The best and hardest thing to give your garden is time…

Fathers day 006

Try as I might,  all I need is time.

As I look around Helen’s Haven, evaluating what she needs to shine for upcoming garden tours and photo shoots, I realize all she needs is time. Most gardens do. I don’t need to add a little something here or there. The design is set. Now all I need to do is wait it out. This is the hardest part.

Nothing I do will make the boxwood fill in as I imagine they will to offer repose between the formal and causal – the boundary demarking my garden between tameness and wildness.

Nothing I do will make the verbena hurry up and fill in the void at the mailbox.

Nothing I will do will leap the Rose of Sharon into adulthood.

By most standards, my garden is full, lush, and mature. It is I who sees the holes, flaws, and flubs. Helen’s Haven is not a garden for everyone. No doubt, when you visit for the first time, high maintenance comes to mind. With dismay, I can say, Helen’s Haven is not a high maintenance garden. Herein lays the problem. I like to putter in my garden and I run out of things to do, so I start tinkering. It is this tinkering that must stop. All my garden needs now is time.

Don’t be mistaken, there are many areas of improvement. Often times I wonder how I would have designed her if the children were not part of the equation or if I had unlimited funds. But this is my garden for here and now; for now and for 10 years from now. And at the end of the day, all she needs is time.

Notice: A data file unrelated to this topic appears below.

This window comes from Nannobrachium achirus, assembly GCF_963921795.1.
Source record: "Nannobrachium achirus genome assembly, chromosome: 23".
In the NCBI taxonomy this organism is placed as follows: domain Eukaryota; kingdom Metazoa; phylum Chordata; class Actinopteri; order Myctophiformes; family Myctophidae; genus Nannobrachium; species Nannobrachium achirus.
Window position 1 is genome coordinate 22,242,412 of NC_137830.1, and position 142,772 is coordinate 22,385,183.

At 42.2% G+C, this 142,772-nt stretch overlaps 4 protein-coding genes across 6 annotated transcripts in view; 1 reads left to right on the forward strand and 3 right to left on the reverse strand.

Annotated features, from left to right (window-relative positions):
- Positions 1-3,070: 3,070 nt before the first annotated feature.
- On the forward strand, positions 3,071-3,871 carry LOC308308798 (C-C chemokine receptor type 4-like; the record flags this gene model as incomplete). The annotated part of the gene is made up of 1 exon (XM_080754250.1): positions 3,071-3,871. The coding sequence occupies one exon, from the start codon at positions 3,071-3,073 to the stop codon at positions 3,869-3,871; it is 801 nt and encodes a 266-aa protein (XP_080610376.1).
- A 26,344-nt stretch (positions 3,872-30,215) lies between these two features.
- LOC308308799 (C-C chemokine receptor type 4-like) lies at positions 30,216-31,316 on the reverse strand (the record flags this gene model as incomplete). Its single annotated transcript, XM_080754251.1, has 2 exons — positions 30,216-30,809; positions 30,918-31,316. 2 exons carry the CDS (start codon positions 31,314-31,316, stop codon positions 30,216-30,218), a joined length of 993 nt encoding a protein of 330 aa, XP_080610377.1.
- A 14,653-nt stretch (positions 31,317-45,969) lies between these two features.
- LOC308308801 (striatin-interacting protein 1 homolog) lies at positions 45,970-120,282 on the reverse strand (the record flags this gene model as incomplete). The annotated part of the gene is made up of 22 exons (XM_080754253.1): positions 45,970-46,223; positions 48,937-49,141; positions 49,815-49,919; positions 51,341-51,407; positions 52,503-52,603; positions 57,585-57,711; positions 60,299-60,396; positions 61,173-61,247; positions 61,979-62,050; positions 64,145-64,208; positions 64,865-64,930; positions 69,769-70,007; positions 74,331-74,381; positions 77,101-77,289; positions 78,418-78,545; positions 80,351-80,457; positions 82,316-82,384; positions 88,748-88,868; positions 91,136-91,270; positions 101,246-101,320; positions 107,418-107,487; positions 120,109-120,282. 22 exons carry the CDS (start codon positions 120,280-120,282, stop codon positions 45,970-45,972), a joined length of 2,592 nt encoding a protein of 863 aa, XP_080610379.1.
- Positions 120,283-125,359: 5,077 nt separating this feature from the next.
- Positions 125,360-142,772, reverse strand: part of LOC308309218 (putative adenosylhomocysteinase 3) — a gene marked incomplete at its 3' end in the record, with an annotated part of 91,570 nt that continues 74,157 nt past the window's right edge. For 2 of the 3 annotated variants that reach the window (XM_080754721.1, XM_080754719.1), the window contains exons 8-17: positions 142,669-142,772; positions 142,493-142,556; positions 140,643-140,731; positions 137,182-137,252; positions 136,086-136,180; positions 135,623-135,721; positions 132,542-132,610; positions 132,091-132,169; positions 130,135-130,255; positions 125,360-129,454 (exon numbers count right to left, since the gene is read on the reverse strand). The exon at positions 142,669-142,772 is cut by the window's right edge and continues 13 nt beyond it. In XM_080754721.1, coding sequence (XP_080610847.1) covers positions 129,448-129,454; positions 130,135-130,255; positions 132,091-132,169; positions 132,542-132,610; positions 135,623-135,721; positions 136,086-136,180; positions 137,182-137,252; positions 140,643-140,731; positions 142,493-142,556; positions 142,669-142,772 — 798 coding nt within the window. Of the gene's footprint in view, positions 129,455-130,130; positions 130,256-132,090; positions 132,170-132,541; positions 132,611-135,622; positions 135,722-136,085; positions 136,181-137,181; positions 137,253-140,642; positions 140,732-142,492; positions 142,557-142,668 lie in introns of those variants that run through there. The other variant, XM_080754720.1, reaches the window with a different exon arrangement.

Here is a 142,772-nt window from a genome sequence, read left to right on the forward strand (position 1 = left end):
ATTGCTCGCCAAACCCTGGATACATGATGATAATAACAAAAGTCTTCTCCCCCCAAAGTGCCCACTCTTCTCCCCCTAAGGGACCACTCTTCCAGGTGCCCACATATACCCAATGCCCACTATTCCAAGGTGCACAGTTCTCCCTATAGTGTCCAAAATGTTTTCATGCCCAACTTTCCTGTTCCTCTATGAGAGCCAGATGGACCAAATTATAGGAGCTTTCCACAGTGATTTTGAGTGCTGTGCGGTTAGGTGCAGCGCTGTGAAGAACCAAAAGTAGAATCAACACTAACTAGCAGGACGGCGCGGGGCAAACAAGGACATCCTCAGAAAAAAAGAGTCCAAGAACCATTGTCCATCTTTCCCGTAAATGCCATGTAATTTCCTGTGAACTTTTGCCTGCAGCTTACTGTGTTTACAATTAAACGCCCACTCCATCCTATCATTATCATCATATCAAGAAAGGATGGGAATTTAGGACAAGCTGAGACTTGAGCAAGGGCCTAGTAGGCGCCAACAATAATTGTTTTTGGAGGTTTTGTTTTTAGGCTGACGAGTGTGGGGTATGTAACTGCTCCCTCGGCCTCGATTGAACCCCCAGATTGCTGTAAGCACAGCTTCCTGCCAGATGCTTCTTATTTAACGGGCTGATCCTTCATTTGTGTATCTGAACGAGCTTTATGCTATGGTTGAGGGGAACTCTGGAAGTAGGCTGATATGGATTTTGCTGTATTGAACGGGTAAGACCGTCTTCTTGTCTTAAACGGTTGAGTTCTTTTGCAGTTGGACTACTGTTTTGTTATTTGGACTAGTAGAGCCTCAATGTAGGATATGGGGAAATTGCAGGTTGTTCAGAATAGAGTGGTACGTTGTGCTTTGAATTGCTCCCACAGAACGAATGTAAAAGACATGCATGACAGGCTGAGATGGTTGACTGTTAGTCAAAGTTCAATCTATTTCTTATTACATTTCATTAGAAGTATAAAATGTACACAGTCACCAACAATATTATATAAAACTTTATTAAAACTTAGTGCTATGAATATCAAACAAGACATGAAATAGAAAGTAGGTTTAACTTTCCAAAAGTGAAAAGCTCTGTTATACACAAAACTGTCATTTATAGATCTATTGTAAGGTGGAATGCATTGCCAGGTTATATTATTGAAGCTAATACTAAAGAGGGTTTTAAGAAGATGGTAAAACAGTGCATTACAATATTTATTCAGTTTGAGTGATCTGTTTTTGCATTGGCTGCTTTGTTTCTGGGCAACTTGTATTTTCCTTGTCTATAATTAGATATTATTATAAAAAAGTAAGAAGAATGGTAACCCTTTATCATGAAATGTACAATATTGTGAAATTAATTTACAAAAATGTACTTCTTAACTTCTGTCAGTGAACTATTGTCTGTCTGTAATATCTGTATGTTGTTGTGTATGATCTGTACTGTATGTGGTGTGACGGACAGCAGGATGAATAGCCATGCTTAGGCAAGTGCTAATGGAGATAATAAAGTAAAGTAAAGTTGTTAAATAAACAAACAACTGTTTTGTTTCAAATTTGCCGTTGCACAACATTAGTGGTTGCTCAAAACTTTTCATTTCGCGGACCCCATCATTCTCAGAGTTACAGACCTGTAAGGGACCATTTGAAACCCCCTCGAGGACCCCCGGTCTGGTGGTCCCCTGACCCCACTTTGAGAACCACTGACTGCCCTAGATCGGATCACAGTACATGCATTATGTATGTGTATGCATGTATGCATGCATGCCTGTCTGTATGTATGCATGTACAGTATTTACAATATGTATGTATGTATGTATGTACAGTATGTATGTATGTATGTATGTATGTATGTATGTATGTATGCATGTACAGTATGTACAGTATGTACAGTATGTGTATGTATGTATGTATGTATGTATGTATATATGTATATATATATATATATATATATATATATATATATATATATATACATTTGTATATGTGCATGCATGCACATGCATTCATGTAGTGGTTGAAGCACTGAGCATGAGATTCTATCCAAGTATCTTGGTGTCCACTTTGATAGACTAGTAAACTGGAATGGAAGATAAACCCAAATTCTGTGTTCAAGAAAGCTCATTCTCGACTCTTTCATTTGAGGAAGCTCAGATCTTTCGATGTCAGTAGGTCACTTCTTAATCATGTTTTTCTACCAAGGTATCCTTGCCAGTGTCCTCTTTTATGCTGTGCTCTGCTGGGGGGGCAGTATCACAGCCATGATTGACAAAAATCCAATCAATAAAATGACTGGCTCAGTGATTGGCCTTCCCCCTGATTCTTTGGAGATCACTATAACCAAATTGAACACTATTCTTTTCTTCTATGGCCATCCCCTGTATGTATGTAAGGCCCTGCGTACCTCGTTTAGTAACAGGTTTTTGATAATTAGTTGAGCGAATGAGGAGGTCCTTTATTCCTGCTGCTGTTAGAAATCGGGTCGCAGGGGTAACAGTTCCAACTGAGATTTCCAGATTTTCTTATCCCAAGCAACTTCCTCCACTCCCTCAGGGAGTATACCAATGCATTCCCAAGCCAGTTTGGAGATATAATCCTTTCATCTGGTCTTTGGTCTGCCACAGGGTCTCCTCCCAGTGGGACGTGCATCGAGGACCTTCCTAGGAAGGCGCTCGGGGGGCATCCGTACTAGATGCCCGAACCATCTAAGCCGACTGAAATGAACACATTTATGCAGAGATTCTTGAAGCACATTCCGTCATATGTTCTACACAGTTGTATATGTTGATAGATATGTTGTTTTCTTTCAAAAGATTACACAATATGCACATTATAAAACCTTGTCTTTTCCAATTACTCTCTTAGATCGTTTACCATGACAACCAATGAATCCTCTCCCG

As the Raleigh regional representative for the Garden Conservancy Open Days tour for many years, I’ve selected gardens for tour. And before that, I did it for other local garden tours. I receive many calls from gardeners to consider their garden for tour. Often times, these gardens are newly installed. The excitement to share their gardens with others is contagious. Breathtaking designs and displays; most diffently, gardens worthy of the Garden Conservancy – in a year or two.

To the causal visitor, a brandy new garden may be beyond their expectations, yet, it is still best to wait to see the garden in her full glory. Only time can give this.

Knowing that a new garden is sitting on someone’s drawing board right now is comforting to me. Maybe right now, the merits over a Kousa versus Native Dogwood are being discussed; flagstone paths or stamped concrete? Brick or boulder walls? Curvilinear or linear lines? The choices are many and can be overwhelming.

Maybe the owner of the new garden is strolling her newly installed garden right now and while knowing her garden is but an infant, she sees her mature, filled in and ready to become a remarkable garden of the future. Only time will tell.

I will rest in the comfort that weeds defy time as do shrubs that need pruning, and grass that needs mowing. There is always something that needs to be done. But for now, I’m done trying to fix what only time can give.

Helen Yoest
Gardening With Confidence

P.S. The “Helen’s Haven” marker was gift from a my dear garden blogger buddy, Tina at

In The Garden

P.P.S.  And of course, it never hurts to add  more mulch!

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12 Comments »

  1. It is the place where we make the hard decisions about what things will simply not get done in a given week. Raquel Garden

  2. tina said

    Too funny on the mulch. Your garden is very lush and mature and I can see where it would not be high maintenance (except when garden reworking time comes:). I love your garden. Not sure which part impressed me the most but all the visitors will be most impressed with its design, fullness and wildlife. Actually I think I liked your formal garden part in the back the best. That and your planting nook. It is so awesome! And all parts fit together. I hope you’ve got all the plants identified now and are ready. Relax. Enjoy. It will go fine! Glad you enjoy your marker stone!